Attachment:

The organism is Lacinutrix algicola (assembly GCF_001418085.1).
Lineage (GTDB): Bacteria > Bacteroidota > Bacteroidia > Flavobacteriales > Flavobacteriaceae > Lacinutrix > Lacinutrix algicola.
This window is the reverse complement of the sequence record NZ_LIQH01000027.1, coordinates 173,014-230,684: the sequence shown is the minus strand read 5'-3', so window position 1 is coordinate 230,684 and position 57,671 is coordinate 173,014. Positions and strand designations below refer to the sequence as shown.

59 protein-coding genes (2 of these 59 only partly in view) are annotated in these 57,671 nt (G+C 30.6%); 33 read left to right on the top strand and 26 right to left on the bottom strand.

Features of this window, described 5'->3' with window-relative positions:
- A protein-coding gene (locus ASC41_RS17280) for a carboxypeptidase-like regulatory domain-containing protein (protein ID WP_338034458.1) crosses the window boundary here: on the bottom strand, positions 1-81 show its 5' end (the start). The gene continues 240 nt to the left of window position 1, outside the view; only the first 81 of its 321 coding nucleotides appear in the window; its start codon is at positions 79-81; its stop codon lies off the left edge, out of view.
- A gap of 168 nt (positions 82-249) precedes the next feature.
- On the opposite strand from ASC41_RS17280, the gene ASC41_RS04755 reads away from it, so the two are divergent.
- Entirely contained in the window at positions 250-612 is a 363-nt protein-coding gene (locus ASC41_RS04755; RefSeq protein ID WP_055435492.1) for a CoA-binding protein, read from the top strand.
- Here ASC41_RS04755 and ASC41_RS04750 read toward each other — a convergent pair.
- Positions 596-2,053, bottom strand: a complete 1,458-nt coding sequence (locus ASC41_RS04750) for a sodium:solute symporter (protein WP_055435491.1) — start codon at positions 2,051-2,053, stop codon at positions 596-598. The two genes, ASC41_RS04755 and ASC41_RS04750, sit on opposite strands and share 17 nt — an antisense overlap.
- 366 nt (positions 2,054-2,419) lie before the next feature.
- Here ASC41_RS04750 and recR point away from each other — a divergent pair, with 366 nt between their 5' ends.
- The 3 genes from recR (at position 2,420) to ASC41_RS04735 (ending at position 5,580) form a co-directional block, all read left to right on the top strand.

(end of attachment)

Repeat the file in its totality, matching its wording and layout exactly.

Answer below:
The organism is Lacinutrix algicola (assembly GCF_001418085.1).
Lineage (GTDB): Bacteria > Bacteroidota > Bacteroidia > Flavobacteriales > Flavobacteriaceae > Lacinutrix > Lacinutrix algicola.
This window is the reverse complement of the sequence record NZ_LIQH01000027.1, coordinates 173,014-230,684: the sequence shown is the minus strand read 5'-3', so window position 1 is coordinate 230,684 and position 57,671 is coordinate 173,014. Positions and strand designations below refer to the sequence as shown.

59 protein-coding genes (2 of these 59 only partly in view) are annotated in these 57,671 nt (G+C 30.6%); 33 read left to right on the top strand and 26 right to left on the bottom strand.

Features of this window, described 5'->3' with window-relative positions:
- A protein-coding gene (locus ASC41_RS17280) for a carboxypeptidase-like regulatory domain-containing protein (protein ID WP_338034458.1) crosses the window boundary here: on the bottom strand, positions 1-81 show its 5' end (the start). The gene continues 240 nt to the left of window position 1, outside the view; only the first 81 of its 321 coding nucleotides appear in the window; its start codon is at positions 79-81; its stop codon lies off the left edge, out of view.
- A gap of 168 nt (positions 82-249) precedes the next feature.
- On the opposite strand from ASC41_RS17280, the gene ASC41_RS04755 reads away from it, so the two are divergent.
- Entirely contained in the window at positions 250-612 is a 363-nt protein-coding gene (locus ASC41_RS04755; RefSeq protein ID WP_055435492.1) for a CoA-binding protein, read from the top strand.
- Here ASC41_RS04755 and ASC41_RS04750 read toward each other — a convergent pair.
- Positions 596-2,053, bottom strand: a complete 1,458-nt coding sequence (locus ASC41_RS04750) for a sodium:solute symporter (protein WP_055435491.1) — start codon at positions 2,051-2,053, stop codon at positions 596-598. The two genes, ASC41_RS04755 and ASC41_RS04750, sit on opposite strands and share 17 nt — an antisense overlap.
- 366 nt (positions 2,054-2,419) lie before the next feature.
- Here ASC41_RS04750 and recR point away from each other — a divergent pair, with 366 nt between their 5' ends.
- The 3 genes from recR (at position 2,420) to ASC41_RS04735 (ending at position 5,580) form a co-directional block, all read left to right on the top strand.